For those of you who don’t know, Carl is our resident horse’s mouth when it comes to the criminal justice system in America. Few people can talk about it like those who have been through it. And few people are more qualified to talk about how badly it needs to be reformed like those who have seen with their own eyes the consequences of treating student children like convicts.

If you haven’t already, make sure to check out his overview piece on The School to Prison Pipeline. It’s a fantastic primer that gives you the basics of what’s going on in this country.

In short, the school to prison pipeline is a system where children — and overwhelmingly children of color — are put through processes that all but guarantee they’ll end up in prison, as opposed to graduating like they should. They aren’t treated with the same “kid gloves” as their white peers, as is borne out by overwhelming evidence.

But what are the solutions to the problem? What steps can we, as a society, take to ensure that this barbaric process comes to an end? What can we do to make a positive change in the lives of children all over this country? Let’s dig into a few.

1. Increase Social Workers & Mental Health Professionals

In poor areas all over the nation, there’s an epidemic of mental health issues and home life issues that contribute to negative outcomes. In a world where many children still go to school hungry, the availability of qualified professionals who can assist these kids is practically nonexistent. What this means is that the kids who need these services the most are shut off and ignored.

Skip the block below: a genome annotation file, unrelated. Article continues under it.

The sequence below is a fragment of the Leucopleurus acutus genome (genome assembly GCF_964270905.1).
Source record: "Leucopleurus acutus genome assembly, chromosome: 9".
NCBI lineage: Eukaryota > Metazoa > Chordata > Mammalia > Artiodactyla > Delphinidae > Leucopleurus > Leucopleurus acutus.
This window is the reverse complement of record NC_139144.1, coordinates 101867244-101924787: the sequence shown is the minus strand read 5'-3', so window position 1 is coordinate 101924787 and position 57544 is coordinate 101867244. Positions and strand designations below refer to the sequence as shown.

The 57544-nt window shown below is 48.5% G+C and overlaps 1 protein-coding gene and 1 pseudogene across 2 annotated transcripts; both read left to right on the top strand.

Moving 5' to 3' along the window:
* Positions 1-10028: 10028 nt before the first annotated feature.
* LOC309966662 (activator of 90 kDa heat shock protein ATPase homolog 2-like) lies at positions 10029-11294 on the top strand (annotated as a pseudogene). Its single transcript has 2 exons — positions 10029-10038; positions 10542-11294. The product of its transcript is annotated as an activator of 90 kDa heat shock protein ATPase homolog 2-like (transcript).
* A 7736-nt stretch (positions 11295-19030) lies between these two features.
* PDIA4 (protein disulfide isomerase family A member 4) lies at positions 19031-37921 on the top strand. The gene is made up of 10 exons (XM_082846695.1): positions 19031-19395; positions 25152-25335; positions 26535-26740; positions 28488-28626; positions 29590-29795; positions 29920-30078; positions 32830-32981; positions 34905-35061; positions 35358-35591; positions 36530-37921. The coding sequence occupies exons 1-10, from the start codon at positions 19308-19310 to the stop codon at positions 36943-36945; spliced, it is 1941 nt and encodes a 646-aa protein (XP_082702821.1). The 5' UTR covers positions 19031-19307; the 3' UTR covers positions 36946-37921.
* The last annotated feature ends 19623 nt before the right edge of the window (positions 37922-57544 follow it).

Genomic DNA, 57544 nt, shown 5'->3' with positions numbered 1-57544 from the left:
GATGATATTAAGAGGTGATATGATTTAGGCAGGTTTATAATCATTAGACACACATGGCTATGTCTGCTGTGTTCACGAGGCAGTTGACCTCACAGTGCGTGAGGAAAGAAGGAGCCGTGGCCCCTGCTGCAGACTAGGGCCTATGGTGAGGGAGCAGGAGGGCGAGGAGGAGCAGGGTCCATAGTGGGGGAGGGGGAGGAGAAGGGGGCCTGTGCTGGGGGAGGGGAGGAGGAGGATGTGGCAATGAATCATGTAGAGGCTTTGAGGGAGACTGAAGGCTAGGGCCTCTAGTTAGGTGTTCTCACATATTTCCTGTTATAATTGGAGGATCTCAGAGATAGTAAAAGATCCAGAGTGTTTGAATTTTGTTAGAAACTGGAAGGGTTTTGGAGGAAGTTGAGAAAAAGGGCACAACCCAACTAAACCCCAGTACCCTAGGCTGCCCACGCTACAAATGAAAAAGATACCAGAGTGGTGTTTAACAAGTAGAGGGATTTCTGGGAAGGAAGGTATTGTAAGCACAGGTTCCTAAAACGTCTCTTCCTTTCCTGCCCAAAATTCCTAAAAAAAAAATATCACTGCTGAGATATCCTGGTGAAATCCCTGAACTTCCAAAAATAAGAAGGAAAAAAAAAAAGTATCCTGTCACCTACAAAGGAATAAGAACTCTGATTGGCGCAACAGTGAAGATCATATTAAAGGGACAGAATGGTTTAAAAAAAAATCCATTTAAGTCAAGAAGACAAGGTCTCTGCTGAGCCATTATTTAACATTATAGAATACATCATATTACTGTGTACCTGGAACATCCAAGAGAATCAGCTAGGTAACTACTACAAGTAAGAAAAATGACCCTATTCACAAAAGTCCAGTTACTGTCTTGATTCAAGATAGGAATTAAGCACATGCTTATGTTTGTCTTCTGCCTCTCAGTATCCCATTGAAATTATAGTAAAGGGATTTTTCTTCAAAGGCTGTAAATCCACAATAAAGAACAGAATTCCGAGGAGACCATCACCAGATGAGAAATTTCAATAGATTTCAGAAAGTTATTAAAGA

It’s really no different to how we treat our prisons like mental health facilities for the poor, as opposed to providing for this need from the beginning. Imagine the life of a child who comes from an impoverished household. When parents are having to work several jobs, often without affordable healthcare, they’re already barely scraping by. Having little time to go to a doctor or see a healthcare professional, some incredibly valid and very common issues often go unaddressed.

This can be anything from mild depression to severe schizophrenia and anything in between. Teachers are already asked to do more with less than most, but identifying mental health issues is far beyond their mandate.

Increasing the number of mental health professionals in poorer schools will have a dramatic effect on student success.

Furthermore, social workers make all the difference in the world for children who suffer from substandard conditions at home. Whereas most parents do their best, sometimes there isn’t enough food, or time for homework or even understanding. Parenting is one of the toughest jobs out there, which is why a skilled social worker can get engaged with a student’s home life before it becomes a problem at school.

This is essential because problems at home will inevitably come into the school. So one of the best ways to ensure that children have a solid emotional framework from which to learn is to make sure that their home lives are safe and secure.

2. Reduce Classroom Size

Teachers can only be expected to control so many children. In truth, class size is one of the single most effective ways to improve outcomes for children. We shouldn’t be surprised when, in a class of 38 students (or more!), there are rampant examples of children acting out. This can take so many different forms, from violence to pulling away socially.